I am happy to report that I have been painting. I promised to show you the fruits of my creative efforts, even the bad stuff, so here it comes.
For months, I wanted to paint something to fill the big blank space above my mantel. I’ve been stalling because big canvasses are expensive, and if I invest in one, I need a plan so I don’t screw it up.
However, plans and pressure suck all the joy out of painting. I like to paint because it’s meditative and freeing for me—but only if I’m not trying to achieve a perfect outcome.
While cleaning the garage, I found a possible solution: two plywood crate lids that my ex had left behind. They were each 3’ x 2’, so I figured I could make a diptych (two-part work of art). Free “canvasses” mean I don’t have to worry about screwing them up!
So, one Sunday, I sat in the garage and painted for hours. I set the two lids next to each other, top-to-bottom, and painted them like one big canvas. Freely, meditatively, I layered on base colors and then stretched big swaths of contrasting colors over them. I played with different brushes, different strokes, and different amounts of water. I got some good stuff.
I made a spirally sun and I liked it.
Then, like a dork, I got out a t-square and painstakingly laid out a compass rose in one corner. (If you’re trying to be free and meditative, don’t get out a t-square. Duh.) I painted it with metallic gold paint. Since I’m going for a travel/adventure vibe in my living room, I thought it would be perfect, but it looked really stupid. It pretty much wrecked one of the lids—I’d have to paint over it and then it wouldn’t match the bottom piece anymore– so I figured I’d just paint them separately and ditch the diptych idea. Diptych is such a ridiculous word anyway. Who even wants a diptych? I painted over the stupid compass rose.
On the other board, now a solo project, I thought I’d try to paint the silhouette of a heron. For some reason, I kind of want a heron in my living room, too. I don’t know where any of this comes from.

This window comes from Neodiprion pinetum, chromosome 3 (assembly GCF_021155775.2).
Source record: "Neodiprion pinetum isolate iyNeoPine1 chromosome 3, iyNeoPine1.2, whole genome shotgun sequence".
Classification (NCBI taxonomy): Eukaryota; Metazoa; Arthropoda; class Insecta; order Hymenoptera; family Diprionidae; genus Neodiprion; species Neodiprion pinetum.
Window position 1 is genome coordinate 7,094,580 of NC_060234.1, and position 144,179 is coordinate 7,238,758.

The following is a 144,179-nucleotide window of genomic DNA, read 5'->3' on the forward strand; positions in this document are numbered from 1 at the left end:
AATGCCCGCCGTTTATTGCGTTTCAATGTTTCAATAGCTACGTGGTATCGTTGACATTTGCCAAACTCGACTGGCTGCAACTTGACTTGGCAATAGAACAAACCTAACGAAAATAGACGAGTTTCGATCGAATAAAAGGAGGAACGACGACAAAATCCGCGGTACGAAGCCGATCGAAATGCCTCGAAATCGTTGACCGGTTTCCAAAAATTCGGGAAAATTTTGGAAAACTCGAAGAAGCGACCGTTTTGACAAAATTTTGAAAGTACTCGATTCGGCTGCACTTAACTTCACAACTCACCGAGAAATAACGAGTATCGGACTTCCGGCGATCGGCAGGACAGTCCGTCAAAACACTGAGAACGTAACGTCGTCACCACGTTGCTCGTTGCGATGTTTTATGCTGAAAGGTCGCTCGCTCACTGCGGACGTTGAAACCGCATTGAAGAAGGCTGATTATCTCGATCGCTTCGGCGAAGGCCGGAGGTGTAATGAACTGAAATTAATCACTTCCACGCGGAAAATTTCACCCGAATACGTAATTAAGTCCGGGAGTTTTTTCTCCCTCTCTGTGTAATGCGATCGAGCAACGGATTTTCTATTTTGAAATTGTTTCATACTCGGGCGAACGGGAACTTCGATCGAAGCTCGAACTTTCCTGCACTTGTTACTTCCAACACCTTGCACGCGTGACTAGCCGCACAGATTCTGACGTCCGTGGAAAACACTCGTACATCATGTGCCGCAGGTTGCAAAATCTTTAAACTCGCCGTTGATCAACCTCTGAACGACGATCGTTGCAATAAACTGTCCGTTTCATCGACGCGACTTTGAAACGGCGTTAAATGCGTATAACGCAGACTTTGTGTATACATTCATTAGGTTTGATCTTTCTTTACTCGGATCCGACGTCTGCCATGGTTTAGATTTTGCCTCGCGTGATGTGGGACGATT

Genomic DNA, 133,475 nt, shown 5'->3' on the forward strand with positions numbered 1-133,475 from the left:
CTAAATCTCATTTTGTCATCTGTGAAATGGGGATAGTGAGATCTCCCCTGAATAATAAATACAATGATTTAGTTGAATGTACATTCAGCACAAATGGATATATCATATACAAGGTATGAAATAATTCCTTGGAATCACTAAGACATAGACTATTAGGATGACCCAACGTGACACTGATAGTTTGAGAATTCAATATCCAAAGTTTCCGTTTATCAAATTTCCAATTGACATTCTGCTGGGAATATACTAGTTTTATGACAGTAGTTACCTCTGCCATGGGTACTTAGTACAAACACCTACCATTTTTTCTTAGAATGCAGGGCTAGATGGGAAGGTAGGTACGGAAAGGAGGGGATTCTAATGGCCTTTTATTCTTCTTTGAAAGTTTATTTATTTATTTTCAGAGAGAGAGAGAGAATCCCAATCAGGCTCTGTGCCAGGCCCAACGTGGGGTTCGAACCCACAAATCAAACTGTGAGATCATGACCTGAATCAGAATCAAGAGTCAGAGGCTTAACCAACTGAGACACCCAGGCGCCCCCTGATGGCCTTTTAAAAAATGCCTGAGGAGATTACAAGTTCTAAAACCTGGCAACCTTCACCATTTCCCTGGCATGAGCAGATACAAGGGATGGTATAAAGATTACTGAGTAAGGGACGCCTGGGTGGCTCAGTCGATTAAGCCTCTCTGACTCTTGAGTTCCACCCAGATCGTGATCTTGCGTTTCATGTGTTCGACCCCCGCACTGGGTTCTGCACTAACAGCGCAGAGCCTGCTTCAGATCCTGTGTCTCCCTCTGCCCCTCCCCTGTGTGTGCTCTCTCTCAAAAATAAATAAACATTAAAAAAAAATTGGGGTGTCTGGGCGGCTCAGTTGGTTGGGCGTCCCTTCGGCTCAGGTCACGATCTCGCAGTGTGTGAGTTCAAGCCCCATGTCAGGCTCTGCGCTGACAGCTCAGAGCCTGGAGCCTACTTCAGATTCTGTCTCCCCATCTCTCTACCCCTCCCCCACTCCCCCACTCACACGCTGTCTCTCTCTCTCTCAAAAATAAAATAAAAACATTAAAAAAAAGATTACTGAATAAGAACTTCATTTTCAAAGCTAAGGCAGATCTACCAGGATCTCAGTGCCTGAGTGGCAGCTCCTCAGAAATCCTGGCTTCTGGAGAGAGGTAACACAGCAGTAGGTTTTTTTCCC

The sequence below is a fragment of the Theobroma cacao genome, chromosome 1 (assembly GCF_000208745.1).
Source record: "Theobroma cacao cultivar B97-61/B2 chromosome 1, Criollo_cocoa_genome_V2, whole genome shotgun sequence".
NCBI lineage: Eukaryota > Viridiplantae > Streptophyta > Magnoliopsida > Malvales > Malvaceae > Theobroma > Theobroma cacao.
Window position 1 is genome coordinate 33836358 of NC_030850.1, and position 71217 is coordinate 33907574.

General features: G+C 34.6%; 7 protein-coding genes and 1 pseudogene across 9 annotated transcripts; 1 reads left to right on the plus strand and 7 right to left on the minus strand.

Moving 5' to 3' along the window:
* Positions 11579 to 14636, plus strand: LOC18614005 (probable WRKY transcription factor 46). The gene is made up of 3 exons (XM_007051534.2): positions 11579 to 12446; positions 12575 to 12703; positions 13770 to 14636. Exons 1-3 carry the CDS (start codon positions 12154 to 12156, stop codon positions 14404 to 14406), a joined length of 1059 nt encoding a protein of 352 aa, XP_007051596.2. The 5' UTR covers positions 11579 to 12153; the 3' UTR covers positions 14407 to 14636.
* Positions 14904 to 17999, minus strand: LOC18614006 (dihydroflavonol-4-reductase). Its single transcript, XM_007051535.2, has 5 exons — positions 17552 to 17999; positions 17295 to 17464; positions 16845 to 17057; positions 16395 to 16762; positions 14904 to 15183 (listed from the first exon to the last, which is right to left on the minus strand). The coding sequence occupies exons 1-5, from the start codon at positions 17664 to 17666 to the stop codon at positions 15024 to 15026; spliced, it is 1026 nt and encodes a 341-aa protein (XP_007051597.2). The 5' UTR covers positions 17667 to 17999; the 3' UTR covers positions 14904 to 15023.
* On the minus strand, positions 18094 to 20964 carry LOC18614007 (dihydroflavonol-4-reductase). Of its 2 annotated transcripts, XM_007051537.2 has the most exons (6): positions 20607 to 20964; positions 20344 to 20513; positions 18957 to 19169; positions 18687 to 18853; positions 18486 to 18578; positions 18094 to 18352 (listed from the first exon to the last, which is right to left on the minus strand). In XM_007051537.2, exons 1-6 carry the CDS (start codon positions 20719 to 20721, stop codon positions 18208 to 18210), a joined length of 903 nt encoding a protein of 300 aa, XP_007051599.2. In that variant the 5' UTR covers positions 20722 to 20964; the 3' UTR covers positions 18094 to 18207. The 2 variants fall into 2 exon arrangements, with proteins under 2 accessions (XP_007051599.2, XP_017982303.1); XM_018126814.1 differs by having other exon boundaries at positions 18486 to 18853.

The heron started out awesome, but ended up looking like it was doing a pee-pee dance.
Hmmm. What do you do with a knock-kneed heron? You don’t hang it in the living room, that’s for sure.
I wasn’t thrilled that I’d jacked up both my free canvasses. In fact, I was more than a little disappointed. I set the boards aside and began to clean up my work area.
A little while later, I turned around and there they were, leaning next to each other, not top-to-bottom as I’d originally planned, but side-by-side—a different perspective all together.
And they looked kind of cool.
I called Maddy, my 19-year-old, whom I can trust for an honest opinion. She said, “Well, it looks like a spaceship is going to abduct the heron. And it kind of looks like the apocalypse.”
Okay. I can see that. All valid.
But I was still excited. Not because I want to hang it in my living room, but because it helps me know what works and what doesn’t. Yes, I do want a big heron in my living room. No, I don’t want a compass rose. I like the rough texture and not the smooth, I know which colors work, and I have to watch out for the apocalypse effect.
See? Progress! I actually feel like I could drop $50 on a real canvas now and paint something living-room worthy.
That’s the beauty of letting go of ideal outcomes—you can engage in the process without fear of failure, and find value in whatever results.
I so often hear, “I want to try that, but I’m afraid it’ll turn out terrible!” People who have great stories are afraid to write them. People are afraid to try painting, crafting, whatever—because it might turn out shitty.
So what? Make something shitty! Get it out of your system. Use it as a practice run. Use it to determine what you DON’T want. Not only is it acceptable to write shitty dialog or paint ugly birds, it is often necessary. And sometimes, you make something and feel lousy about it, until you step away from it and give it a little distance…and then you find something redeemable in it. Maybe even something awesome.
Gotta save up for the big canvas. When I make my masterpiece, I’ll let you know.